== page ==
Monthly tours break stereotypes of affordable housing
Taking the first step onto a Mutual Housing community in California immediately challenges long held stereotypes of affordable housing. You are first struck by the meticulously maintained native landscapes, clean and well-designed buildings, whimsical public art and children playing on safe and friendly tot lots. Your eyes are drawn upward to the roof-mounted solar panels and cool roofs. This is not the affordable housing your brain had been wired to expect.
Mutual Housing provides monthly public tours of its rental housing communities in Sacramento and Yolo Counties for this very reason—to break stereotypes. The tours also give visitors the opportunity to meet residents whose lives have been transformed by living in mutual housing. Visitors see firsthand how Mutual Housing is bridging divides—the green divide through solar and energy efficiency features, the digital divide through free community-wide internet, and by charging low rents, they are helping to close the divide between those who can afford market rate housing and those who would otherwise be relegated to unsafe housing based on their low household incomes.
The tour of Mutual Housing at Spring Lake highlights the organization’s commitment to sustainable building. At many of its communities, Mutual Housing is bridging the green divide for families who would not be able to afford solar panels and the energy-efficient designs needed to produce as much energy as a family uses.
Like most people with low incomes, the agricultural workers who live in the Woodland community had complained that utility costs were the second, after rent, most difficult housing-related bill the resident families worried about paying each month. To meet these concerns, Mutual Housing built its most energy efficient community yet. Mutual Housing at Spring Lake became the first rental community in the nation to be certified zero-net energy by the U.S. Dept. of Energy. Guests who tour the property see rooftops and carports with large solar panels. They also visit resident homes where each is equipped with an easy to read color-coded electricity consumption monitor to help families regulate their energy use.
On all tours of Mutual Housing, guests visit the computer labs where computer literacy is taught. Mutual Housing is intent on closing the digital divide. Many children in low income families fall behind because they lack computers for school work. In Mutual Housing, youth can use the computer labs for homework or research. Some of the labs allow residents to borrow Chromebooks for home use. Like all of our communities, Victory Townhomes Mutual Housing Community, the location of our July tour, also has a community room where workshops, and seminars, meetings and community celebrations are held.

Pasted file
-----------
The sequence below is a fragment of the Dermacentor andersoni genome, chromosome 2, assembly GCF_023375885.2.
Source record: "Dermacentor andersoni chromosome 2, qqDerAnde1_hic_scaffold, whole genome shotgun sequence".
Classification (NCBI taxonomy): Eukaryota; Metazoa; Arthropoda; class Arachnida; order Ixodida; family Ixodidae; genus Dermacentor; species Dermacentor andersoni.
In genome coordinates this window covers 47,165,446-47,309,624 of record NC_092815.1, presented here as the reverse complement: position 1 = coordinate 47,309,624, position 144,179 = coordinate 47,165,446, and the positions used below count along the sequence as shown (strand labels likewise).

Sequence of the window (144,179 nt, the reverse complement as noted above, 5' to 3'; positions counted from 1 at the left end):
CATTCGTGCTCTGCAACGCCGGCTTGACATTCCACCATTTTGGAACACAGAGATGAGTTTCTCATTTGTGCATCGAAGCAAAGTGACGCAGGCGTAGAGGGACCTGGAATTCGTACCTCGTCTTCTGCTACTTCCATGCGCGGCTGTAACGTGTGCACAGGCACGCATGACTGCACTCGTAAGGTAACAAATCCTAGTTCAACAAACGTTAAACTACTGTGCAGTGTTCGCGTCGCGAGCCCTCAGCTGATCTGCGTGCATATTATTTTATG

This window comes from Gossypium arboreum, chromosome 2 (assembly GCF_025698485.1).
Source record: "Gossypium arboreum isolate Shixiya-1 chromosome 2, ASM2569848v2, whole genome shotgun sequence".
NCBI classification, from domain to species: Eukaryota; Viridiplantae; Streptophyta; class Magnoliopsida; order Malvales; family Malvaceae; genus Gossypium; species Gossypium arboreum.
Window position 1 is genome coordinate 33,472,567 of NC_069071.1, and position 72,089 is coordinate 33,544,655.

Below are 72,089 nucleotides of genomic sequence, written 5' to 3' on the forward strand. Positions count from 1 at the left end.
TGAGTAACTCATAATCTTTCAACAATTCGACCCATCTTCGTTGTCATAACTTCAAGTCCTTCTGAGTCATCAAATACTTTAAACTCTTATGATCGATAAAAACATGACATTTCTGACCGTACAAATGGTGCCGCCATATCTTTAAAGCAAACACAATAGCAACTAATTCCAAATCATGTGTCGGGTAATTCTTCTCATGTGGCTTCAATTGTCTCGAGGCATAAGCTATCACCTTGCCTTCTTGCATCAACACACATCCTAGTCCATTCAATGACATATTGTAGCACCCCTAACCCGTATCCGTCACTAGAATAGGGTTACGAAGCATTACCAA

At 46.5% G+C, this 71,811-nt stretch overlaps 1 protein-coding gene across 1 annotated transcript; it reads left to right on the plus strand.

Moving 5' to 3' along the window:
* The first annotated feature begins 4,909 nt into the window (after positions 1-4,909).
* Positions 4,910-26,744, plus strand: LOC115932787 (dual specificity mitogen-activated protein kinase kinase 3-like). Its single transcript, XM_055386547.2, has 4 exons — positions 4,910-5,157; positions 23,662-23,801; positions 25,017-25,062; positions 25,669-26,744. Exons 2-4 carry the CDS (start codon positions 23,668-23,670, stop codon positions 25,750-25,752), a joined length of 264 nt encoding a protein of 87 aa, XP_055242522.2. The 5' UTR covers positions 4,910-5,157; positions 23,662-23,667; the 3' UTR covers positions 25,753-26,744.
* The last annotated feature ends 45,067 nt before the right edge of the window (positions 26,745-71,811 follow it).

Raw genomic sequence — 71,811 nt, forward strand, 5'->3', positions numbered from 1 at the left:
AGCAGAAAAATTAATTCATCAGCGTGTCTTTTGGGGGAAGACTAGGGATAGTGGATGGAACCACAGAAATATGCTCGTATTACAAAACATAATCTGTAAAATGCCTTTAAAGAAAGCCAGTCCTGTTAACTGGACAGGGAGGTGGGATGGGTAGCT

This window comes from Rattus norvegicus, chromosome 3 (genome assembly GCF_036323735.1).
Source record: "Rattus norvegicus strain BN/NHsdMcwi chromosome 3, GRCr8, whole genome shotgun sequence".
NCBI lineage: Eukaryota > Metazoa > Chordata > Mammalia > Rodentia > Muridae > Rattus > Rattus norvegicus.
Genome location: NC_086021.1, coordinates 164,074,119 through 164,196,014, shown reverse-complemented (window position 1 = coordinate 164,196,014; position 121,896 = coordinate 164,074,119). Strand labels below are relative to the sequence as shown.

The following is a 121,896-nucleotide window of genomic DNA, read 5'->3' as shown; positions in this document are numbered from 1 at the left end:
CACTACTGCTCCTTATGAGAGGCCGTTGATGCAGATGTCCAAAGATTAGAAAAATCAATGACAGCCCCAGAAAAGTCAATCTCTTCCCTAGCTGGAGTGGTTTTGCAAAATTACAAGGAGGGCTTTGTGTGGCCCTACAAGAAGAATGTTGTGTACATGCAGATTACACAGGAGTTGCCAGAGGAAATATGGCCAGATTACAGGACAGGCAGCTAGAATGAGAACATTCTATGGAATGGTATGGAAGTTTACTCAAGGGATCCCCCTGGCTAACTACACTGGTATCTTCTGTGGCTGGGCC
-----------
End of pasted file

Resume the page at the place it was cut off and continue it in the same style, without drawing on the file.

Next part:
New Harmony Mutual Housing Community is one of our greenest communities and is located in the ecologically conscious college town of Davis. This property includes permanent art installations that tour participants enjoy—all made out of repurposed, cast-off metal objects. There is a family of brown metal elephants greeting visitors in the courtyard, a large turtle hanging on display in the community room, a colorful mural on the community garden shed and life-size “people” made from old garden tools and equipment. The art adds whimsy to the hour long tours. Guides also point out that these creations make art accessible to both youth and adult residents who might not regularly visit art galleries and inspire budding artists.
Tours are open to wheelchair-bound guests. While all mutual housing community amenities and some apartments are wheelchair accessible, at New Harmony, all apartments are either fully accessible or can be easily made so if a wheelchair-bound resident moves in.
The tour of Mutual Housing at River Garden in Sacramento includes a walk around the large urban community farm with individual plots where residents grow fruit, vegetables and flowers. Started by the residents on multi-acre utility easement adjacent to the property, the farm has since been expanded by the City of Sacramento to include plots for neighbors of the property. The tour includes visiting the urban farm and hearing the story of fighting for the right to use vacant underused land—and winning.
Some of the tours, such as the trio of communities in South Sacramento, even show off recent renovations and green upgrades as Mutual Housing continues to make sure their residents live in homes that are healthy, energy efficient, and well-maintained.
Since tours also include resident stories of their lives being transformed since moving into and becoming part of a Mutual Housing community, tours also illustrate how stable, affordable housing can change people’s lives on a daily basis and ultimately, stabilize families.
For a listing of upcoming Building Up Tours and to register CLICK HERE.